Independence and sovereignty were under a cloud, as an uncivil civil war between the forces of the Lowy family resisted reforms that threatened their 15-year domination of Australian football and Football Federation Australia have come to an agreement over the direction of the code in the land down under.
Those who wanted to see Steven Lowy and his kin hold less sway over soccer in Australia are claiming victory.
A meeting in Sydney resulted in the acceptance of constitutional changes after state federations a one representative from the A-League voted by an 8 – 2 margin to expand the size of the FFA Congress.
The expectation at present is that Lowy will abdicate the chair of the FFA and new rulers will be elected as directors in an expanded system that will see the concentration of power spread over a larger body of directors.
The threat of FIFA intervention seemed to be the impetus for the new agreement, which passed by a narrow margin of one vote.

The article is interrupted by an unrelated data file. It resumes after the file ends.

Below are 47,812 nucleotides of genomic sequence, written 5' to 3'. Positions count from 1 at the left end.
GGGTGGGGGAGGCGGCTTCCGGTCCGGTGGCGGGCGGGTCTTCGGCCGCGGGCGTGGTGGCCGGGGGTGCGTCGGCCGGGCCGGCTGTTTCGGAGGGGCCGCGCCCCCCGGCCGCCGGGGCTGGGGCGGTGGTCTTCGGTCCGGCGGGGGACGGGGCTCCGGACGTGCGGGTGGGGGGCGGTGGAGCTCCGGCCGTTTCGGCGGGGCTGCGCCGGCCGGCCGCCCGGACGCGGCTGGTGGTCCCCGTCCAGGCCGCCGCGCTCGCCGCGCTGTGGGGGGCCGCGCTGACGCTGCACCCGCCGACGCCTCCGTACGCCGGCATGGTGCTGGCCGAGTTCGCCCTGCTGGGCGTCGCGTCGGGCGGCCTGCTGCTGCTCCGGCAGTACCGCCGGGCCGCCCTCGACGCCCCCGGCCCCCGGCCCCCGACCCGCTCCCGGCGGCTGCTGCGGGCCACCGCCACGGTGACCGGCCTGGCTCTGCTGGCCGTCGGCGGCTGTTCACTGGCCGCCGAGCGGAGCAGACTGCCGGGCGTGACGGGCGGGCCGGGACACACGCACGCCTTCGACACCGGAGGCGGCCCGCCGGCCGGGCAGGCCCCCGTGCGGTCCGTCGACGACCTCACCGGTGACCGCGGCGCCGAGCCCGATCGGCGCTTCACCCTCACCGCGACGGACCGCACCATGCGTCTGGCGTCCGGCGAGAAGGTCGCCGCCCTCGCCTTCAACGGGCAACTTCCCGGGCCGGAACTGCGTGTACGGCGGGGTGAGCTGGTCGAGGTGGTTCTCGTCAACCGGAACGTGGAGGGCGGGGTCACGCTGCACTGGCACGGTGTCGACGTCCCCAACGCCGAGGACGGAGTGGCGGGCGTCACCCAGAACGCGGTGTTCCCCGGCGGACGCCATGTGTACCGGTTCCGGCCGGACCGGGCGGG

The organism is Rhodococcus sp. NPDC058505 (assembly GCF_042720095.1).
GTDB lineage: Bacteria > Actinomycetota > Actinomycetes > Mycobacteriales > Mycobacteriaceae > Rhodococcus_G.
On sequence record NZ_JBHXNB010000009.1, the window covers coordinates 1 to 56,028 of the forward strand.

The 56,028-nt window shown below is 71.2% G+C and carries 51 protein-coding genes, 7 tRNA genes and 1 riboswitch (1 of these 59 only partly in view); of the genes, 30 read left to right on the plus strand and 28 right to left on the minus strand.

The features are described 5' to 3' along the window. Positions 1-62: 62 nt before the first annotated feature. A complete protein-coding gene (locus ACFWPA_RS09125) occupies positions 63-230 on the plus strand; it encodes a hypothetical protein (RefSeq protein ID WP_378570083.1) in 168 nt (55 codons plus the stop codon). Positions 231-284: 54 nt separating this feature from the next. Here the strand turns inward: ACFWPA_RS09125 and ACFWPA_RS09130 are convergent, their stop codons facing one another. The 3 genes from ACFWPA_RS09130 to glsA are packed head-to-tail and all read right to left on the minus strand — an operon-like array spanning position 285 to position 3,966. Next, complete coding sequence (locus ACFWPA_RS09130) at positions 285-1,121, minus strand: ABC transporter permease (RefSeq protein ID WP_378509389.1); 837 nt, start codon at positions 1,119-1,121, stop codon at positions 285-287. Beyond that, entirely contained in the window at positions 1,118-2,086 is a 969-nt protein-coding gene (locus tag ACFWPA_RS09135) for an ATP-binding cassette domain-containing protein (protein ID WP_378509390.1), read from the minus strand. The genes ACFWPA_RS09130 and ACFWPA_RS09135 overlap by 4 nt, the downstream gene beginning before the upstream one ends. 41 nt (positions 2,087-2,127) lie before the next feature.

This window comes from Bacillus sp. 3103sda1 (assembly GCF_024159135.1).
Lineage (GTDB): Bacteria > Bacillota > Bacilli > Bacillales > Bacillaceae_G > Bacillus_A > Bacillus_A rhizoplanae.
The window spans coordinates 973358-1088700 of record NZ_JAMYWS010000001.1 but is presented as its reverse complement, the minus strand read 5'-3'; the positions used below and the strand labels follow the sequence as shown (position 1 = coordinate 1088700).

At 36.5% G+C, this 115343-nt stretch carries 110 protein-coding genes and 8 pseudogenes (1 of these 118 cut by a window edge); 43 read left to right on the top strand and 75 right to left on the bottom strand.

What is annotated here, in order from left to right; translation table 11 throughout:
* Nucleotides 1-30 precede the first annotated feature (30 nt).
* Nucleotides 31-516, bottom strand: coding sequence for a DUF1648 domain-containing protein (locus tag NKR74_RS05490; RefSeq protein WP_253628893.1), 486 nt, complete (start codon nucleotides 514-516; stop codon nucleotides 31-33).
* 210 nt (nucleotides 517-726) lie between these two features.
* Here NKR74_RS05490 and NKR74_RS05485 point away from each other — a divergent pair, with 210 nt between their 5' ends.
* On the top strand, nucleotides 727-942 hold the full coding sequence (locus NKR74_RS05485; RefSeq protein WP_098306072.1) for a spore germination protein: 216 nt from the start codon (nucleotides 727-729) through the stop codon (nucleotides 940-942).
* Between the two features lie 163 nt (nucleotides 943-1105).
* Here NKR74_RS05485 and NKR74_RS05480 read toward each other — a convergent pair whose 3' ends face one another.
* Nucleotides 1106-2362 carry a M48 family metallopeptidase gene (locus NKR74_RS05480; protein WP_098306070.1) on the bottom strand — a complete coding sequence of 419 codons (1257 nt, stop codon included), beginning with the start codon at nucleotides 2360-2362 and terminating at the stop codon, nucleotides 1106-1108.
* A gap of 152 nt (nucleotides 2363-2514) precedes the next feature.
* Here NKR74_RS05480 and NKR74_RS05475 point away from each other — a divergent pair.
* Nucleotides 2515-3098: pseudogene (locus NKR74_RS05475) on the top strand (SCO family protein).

FIFA did not use the customary diplomatic vagueness in bluntly telling FFA that the FFA’s small congress did not pass muster.
Fatma Samoura, FIFA secretary general, wrote to Lowy, informing him that FIFA, “Clearly anticipates that the proposed changes to the FFA Constitutions will be adopted at tomorrow’s EGM”.
The players for the Socceroos and Matildas probably breathed a collective sigh of relief, secure in the knowledge that they could take part in upcoming tournaments without the anxiety of potential suspension looming over them.
It is not certain when the new FFA Congress will meet to elect new directors, but it could be as soon as next month.
Possible ramifications include the A-League getting out from under FFA control, possibly as soon as next season and instead of being run by the Lowy hierarchy, could come under the auspices of an independent committee.
It remains to be seen if the new regime proceeds or chooses to delay the proposed addition of two new teams to the A-League competition.